Brora distillery reopens after 38-year absence
Famed whisky maker unveils brand new releases following extensive renovation
The word iconic is overused, but what other term could describe the legendary status of Brora? The Highland distillery in Sutherland, Scotland, was sadly closed in 1983, after a 202-year history of creating a single malt that was key to the finest of Scotch blends and that, enjoyed on its own, defined the ‘age of peat’.
Since its closure, Brora’s rare historic bottlings gave the brand cult following as a ghost distillery among the world’s most discerning collectors – in 2019, a bottle of Brora 1972 Limited Edition 40-Year-Old sold at Sotheby’s for a distillery record of £54,450.
Now, following an extensive three-year restoration by premium spirits brand Diageo, Brora’s has reopened once more. On 19 May local master distiller Stewart Bowman – son of the last exciseman at Brora – reopened the distillery’s wildcat gates and filled the first cask of Brora spirit in more than 38 years.
“Growing up in the village we often wondered whether Brora would ever return, but [now] we filled the first cask,” said Bowman. “It is with great pride that I can now say to my father, the Brora community, and all the ‘old hands’ that worked at Brora and helped to craft a legendary whisky, that the stills are alive and we are making Brora spirit once again.”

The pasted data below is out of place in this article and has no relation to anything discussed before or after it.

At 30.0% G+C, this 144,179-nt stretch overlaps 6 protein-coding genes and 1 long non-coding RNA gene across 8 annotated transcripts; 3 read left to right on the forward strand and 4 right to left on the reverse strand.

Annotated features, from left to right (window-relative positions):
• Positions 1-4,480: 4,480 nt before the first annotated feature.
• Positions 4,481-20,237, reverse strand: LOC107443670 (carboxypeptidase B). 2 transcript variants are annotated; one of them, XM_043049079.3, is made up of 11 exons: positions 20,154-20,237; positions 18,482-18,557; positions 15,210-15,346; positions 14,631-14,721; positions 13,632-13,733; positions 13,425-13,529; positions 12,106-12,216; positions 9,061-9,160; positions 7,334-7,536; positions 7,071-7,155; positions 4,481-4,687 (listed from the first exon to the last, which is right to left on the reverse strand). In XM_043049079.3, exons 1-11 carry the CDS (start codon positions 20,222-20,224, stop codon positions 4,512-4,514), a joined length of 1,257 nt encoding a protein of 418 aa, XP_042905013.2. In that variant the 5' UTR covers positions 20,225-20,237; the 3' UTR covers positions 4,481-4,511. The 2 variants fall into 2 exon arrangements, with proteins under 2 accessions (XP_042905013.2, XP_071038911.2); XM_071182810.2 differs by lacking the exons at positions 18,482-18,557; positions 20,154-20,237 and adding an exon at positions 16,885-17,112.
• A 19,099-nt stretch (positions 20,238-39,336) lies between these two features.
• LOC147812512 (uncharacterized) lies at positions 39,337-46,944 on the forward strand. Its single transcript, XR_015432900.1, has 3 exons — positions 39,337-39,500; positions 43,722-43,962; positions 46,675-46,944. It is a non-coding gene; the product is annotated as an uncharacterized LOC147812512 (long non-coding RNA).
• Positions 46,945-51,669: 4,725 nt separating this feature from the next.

The restoration was announced by Diageo in 2017, as part of a £35m investment to bring Brora and equally renowned ghost distillery Port Ellen back to life. Brora will now begin producing up to approximately 800,000 litres a year from the carbon neutral distillery.
Archivist Joanne McKercher worked alongside Bowman and a host of specialists to restore the Victorian distillery buildings and replicate the original conditions, equipment and processes that were key to the characteristics of the spirit – including the original copper stills, which were restored by hand to exact historic specifications.
“When we first opened the doors at Brora we walked into a time capsule,” says McKercher. “As a historian and an archivist for malts, I had never seen anything like that before. It was unbelievable just how untouched it was: as if the guys had just finished their shift and walked out… You’re not just looking at stills or a physical building, it’s all of the emotion.”
Using a combination of tasting notes, archive material – including the discovery of documents dating back to the 1890s – and modern distilling knowledge, restorers are able to replicate the operation of the distillery as it was in 1983.
Master blender Dr Jim Beveridge OBE said: “It was a wonderful challenge – one of the most rewarding that I have faced in my career as a whisky maker. By sampling remaining old stocks of Brora and using historic tasting notes, we slowly built a picture. With my colleague Donna Anderson, we were able to make this vision of the liquid a reality by reverse-engineering the production process. It is our hope that we have safeguarded that beautiful Brora spirit character for generations to come.”
The first release from the distillery, first unveiled in April, was the Brora Triptych – a three-piece collection of extremely rare single malt whiskies each representing a distinct style of Brora’s heritage – and now it is joined by The Brora Distillery Collection: Hidden Beneath, a Brora 1982 39-Year-Old.
“When people walk into Brora distillery, I want them to feel a connection to the past,” says Bowman. “To be able to understand the history of the place, and why we’ve put the distillery back together, [so] that we can continue its legacy into future generations.”